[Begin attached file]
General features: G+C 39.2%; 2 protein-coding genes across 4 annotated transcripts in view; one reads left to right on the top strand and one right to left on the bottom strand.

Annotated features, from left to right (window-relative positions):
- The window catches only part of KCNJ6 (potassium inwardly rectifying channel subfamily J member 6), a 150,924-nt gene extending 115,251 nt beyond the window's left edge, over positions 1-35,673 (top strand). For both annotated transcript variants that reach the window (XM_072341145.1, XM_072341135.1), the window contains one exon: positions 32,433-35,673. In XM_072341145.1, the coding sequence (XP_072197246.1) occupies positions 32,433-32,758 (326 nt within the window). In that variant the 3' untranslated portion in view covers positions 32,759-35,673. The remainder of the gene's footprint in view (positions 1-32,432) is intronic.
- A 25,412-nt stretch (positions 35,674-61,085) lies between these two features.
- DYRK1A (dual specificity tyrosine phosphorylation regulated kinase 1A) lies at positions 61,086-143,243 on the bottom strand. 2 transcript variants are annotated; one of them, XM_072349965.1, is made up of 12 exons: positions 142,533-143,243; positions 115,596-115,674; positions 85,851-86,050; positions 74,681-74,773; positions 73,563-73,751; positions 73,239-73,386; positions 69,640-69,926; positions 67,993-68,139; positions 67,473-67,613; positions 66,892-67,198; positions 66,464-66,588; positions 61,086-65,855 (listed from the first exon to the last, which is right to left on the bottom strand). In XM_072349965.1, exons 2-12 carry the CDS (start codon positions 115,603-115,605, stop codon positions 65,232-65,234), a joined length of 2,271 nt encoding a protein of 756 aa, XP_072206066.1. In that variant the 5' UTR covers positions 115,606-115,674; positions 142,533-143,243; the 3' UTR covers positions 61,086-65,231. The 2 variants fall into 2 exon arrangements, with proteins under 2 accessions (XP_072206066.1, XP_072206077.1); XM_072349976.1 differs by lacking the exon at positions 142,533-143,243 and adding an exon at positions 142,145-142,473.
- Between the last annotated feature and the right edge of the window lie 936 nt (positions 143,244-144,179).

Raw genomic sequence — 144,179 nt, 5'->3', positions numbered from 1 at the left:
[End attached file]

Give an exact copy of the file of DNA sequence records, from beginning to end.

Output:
General features: G+C 39.2%; 2 protein-coding genes across 4 annotated transcripts in view; one reads left to right on the top strand and one right to left on the bottom strand.

Annotated features, from left to right (window-relative positions):
- The window catches only part of KCNJ6 (potassium inwardly rectifying channel subfamily J member 6), a 150,924-nt gene extending 115,251 nt beyond the window's left edge, over positions 1-35,673 (top strand). For both annotated transcript variants that reach the window (XM_072341145.1, XM_072341135.1), the window contains one exon: positions 32,433-35,673. In XM_072341145.1, the coding sequence (XP_072197246.1) occupies positions 32,433-32,758 (326 nt within the window). In that variant the 3' untranslated portion in view covers positions 32,759-35,673. The remainder of the gene's footprint in view (positions 1-32,432) is intronic.
- A 25,412-nt stretch (positions 35,674-61,085) lies between these two features.
- DYRK1A (dual specificity tyrosine phosphorylation regulated kinase 1A) lies at positions 61,086-143,243 on the bottom strand. 2 transcript variants are annotated; one of them, XM_072349965.1, is made up of 12 exons: positions 142,533-143,243; positions 115,596-115,674; positions 85,851-86,050; positions 74,681-74,773; positions 73,563-73,751; positions 73,239-73,386; positions 69,640-69,926; positions 67,993-68,139; positions 67,473-67,613; positions 66,892-67,198; positions 66,464-66,588; positions 61,086-65,855 (listed from the first exon to the last, which is right to left on the bottom strand). In XM_072349965.1, exons 2-12 carry the CDS (start codon positions 115,603-115,605, stop codon positions 65,232-65,234), a joined length of 2,271 nt encoding a protein of 756 aa, XP_072206066.1. In that variant the 5' UTR covers positions 115,606-115,674; positions 142,533-143,243; the 3' UTR covers positions 61,086-65,231. The 2 variants fall into 2 exon arrangements, with proteins under 2 accessions (XP_072206066.1, XP_072206077.1); XM_072349976.1 differs by lacking the exon at positions 142,533-143,243 and adding an exon at positions 142,145-142,473.
- Between the last annotated feature and the right edge of the window lie 936 nt (positions 143,244-144,179).

Raw genomic sequence — 144,179 nt, 5'->3', positions numbered from 1 at the left: